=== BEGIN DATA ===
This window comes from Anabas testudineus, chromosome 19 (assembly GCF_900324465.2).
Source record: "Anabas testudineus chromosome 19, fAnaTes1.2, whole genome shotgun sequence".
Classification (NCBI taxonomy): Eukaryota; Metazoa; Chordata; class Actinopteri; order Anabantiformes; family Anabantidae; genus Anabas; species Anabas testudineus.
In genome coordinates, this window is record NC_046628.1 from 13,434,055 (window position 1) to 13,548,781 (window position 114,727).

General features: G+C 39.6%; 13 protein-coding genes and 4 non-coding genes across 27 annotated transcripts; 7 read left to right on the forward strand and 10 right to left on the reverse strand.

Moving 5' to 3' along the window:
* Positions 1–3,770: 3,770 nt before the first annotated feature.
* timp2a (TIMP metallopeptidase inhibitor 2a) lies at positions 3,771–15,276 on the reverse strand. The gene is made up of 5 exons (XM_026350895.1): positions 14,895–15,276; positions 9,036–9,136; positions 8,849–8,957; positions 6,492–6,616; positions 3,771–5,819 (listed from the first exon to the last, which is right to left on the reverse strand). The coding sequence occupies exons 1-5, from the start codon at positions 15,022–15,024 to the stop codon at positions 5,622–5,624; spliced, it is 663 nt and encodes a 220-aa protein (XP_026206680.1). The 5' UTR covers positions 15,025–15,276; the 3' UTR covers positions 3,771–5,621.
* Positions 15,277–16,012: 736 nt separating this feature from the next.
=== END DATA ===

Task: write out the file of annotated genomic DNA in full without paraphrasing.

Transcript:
This window comes from Anabas testudineus, chromosome 19 (assembly GCF_900324465.2).
Source record: "Anabas testudineus chromosome 19, fAnaTes1.2, whole genome shotgun sequence".
Classification (NCBI taxonomy): Eukaryota; Metazoa; Chordata; class Actinopteri; order Anabantiformes; family Anabantidae; genus Anabas; species Anabas testudineus.
In genome coordinates, this window is record NC_046628.1 from 13,434,055 (window position 1) to 13,548,781 (window position 114,727).

General features: G+C 39.6%; 13 protein-coding genes and 4 non-coding genes across 27 annotated transcripts; 7 read left to right on the forward strand and 10 right to left on the reverse strand.

Moving 5' to 3' along the window:
* Positions 1–3,770: 3,770 nt before the first annotated feature.
* timp2a (TIMP metallopeptidase inhibitor 2a) lies at positions 3,771–15,276 on the reverse strand. The gene is made up of 5 exons (XM_026350895.1): positions 14,895–15,276; positions 9,036–9,136; positions 8,849–8,957; positions 6,492–6,616; positions 3,771–5,819 (listed from the first exon to the last, which is right to left on the reverse strand). The coding sequence occupies exons 1-5, from the start codon at positions 15,022–15,024 to the stop codon at positions 5,622–5,624; spliced, it is 663 nt and encodes a 220-aa protein (XP_026206680.1). The 5' UTR covers positions 15,025–15,276; the 3' UTR covers positions 3,771–5,621.
* Positions 15,277–16,012: 736 nt separating this feature from the next.